Yea, yea: Google’s Keyword Planner only provides inaccurate information for the keyword research. But do we really need these data? Or aren’t there other facts that are much more important?
Let’s take a look at how an ideal keyword research for a new article looks like. And we’ll get started right away since we don’t have much time:
Our experience in the field we are writing about often makes it easy for us to make valid presumptions. However, this is only true in cases where the author does not wish to be cleverer than Google. This means: If Google gets the idea that you want to optimize your new article for the keyword "beard care", "solar panel", or "Lamzac instruction", you definitely have to do one thing: Perform a Google search of your keyword candidates.
Figure 1: If you want to write an article about "beard care", you need to be familiar with the search results.
And this provides you with a lot of key information:
Different keywords lead to different findings. The important thing is to ensure that you take a close look at the search results and ask yourself why Google has ranked the different pages at the top, and whether or not yours belong there.
If you now have the feeling that you are well placed in this search environment, go ahead and scroll further:
Figure 2: How have users refined their searches? What does this tell me?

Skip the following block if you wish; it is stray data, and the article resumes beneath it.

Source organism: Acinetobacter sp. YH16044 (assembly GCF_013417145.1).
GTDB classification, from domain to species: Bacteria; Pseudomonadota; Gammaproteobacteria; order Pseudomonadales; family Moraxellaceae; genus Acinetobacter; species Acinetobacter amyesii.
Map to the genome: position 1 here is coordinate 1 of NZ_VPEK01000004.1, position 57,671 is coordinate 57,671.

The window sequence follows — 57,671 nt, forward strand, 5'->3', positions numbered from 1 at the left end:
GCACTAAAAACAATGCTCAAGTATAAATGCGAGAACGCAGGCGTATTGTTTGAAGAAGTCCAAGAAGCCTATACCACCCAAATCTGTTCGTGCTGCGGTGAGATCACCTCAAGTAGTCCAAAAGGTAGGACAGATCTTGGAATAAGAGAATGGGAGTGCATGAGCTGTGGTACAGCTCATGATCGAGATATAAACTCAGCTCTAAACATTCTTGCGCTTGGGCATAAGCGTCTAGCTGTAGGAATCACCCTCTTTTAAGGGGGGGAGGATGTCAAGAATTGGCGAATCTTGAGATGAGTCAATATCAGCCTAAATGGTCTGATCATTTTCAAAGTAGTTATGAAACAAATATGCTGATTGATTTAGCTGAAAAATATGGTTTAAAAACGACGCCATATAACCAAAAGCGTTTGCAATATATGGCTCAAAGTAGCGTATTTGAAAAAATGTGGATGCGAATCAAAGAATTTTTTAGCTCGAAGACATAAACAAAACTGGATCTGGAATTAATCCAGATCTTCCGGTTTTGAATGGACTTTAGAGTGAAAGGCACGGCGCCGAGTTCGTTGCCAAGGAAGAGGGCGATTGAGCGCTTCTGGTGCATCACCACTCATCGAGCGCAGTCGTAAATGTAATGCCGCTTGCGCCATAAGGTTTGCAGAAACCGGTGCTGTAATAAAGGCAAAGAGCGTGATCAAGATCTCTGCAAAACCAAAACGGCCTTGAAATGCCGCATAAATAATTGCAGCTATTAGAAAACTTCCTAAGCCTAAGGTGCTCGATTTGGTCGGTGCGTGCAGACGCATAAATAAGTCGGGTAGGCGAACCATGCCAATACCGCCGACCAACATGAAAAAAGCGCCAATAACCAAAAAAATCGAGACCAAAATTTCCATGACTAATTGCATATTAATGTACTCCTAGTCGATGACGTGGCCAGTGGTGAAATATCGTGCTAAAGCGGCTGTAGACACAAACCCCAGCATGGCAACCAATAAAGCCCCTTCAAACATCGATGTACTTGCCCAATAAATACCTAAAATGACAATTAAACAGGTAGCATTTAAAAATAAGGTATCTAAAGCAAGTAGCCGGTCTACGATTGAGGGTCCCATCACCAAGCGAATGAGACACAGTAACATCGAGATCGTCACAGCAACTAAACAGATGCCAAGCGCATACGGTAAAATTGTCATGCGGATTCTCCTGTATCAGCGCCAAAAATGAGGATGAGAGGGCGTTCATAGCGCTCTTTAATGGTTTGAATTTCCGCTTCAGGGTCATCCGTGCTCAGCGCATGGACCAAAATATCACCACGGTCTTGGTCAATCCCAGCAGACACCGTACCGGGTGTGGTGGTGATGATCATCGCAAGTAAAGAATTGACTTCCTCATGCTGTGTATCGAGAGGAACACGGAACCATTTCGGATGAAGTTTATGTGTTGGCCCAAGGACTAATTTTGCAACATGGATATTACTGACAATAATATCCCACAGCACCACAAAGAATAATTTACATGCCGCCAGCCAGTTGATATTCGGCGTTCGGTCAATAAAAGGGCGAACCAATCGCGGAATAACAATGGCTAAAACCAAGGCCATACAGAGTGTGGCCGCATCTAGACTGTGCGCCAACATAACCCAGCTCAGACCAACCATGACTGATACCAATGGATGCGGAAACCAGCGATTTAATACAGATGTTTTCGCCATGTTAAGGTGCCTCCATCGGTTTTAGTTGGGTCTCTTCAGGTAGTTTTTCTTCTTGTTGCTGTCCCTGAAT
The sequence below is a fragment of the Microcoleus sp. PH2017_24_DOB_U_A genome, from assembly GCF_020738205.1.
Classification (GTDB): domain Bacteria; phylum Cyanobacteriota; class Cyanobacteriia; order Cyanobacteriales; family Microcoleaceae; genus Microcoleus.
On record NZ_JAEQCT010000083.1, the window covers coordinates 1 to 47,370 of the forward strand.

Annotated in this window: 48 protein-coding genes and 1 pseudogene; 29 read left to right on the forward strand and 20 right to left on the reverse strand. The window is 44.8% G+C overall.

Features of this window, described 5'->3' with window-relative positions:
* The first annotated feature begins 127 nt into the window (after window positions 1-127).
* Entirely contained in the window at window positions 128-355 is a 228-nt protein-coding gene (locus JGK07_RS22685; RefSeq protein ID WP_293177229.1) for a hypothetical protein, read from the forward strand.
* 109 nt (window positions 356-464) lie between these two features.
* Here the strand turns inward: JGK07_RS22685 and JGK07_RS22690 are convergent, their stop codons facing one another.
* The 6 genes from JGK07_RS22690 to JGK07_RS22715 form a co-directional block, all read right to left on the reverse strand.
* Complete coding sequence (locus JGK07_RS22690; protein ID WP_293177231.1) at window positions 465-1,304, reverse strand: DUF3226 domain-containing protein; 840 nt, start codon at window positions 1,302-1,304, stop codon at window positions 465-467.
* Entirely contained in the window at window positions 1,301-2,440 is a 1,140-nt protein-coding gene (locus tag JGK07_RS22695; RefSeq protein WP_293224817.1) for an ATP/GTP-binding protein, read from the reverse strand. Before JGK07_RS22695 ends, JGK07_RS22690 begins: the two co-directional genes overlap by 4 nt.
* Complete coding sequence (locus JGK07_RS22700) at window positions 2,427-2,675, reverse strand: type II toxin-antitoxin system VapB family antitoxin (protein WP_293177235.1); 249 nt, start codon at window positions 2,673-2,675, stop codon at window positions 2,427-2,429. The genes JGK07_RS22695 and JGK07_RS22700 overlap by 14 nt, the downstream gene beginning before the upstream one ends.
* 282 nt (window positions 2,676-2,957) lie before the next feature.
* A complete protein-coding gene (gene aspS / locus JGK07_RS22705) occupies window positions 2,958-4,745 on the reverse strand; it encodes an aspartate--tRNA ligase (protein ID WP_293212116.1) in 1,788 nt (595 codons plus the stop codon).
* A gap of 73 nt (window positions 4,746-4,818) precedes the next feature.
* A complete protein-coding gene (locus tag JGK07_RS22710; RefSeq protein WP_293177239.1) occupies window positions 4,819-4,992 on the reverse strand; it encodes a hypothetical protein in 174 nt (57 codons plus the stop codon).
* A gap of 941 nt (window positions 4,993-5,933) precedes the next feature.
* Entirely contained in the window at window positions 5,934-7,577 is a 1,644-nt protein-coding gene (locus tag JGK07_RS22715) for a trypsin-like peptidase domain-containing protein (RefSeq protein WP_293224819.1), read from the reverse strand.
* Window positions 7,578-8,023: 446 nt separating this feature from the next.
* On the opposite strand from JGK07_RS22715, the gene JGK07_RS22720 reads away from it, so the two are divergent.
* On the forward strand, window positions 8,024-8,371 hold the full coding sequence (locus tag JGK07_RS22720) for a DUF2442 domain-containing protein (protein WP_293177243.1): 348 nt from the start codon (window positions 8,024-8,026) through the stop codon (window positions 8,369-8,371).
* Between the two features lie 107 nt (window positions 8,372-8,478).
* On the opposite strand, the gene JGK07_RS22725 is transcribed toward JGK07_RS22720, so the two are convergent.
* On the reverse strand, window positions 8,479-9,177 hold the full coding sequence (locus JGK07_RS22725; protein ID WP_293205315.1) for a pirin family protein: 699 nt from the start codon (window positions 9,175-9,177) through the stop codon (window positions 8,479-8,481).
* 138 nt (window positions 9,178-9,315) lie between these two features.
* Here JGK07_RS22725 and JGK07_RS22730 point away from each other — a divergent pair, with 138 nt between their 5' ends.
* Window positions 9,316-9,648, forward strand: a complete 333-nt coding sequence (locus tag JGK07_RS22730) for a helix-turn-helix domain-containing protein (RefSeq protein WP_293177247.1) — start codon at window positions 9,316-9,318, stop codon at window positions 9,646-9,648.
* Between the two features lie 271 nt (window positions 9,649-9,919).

Below the search results, you will find the "searches related" to the search term you entered on Google. In the example with the search term "beard care", the related searches should hint to you that your search was rather too general and you should specify what you want some more.
This means being more detailed and more focused. If you are writing an article for a shop, terms like "beard care products", "beard care set", or "beard care guide" should do just fine. On the other hand, if you are writing a blog, it would be wiser to use terms like "beard care tips", or "beard care guide". You must not cover all aspects. But if you wish to write something totally different ("The history of beard grooming in Orient"), you should take a closer look and see if this is really the right search result for you.
Note: It is always advisable to click through some of the related searches. Each of these has its own search results (see 1) and "related searches". This gives you useful tips on the article you are writing about.
Because one thing is certain: If users first search for "beard care" and then "beard care set", it is a clear sign that these products are quite lucrative in this field. On the other hand, if you are writing a guide article, you should definitely include a few "tips" for "full beard", etc. in your text and view the "related searches" as content recommendations.
These additional terms ("full beard", "guidebook", etc.) are great "secondary keywords", i.e. terms that should also be found within the text. Because if you look at Searchmetrics’s latest study on ranking factors, you will see that the frequency of the main keywords in your text (in this case "beard care") does not correlate strongly with good search results as the "relevant terms" – i.e. words associated with the field of the search term. And in our example, these "related searches" include "full beard", "set", "guidebook", etc. These are terms that describe our subject field.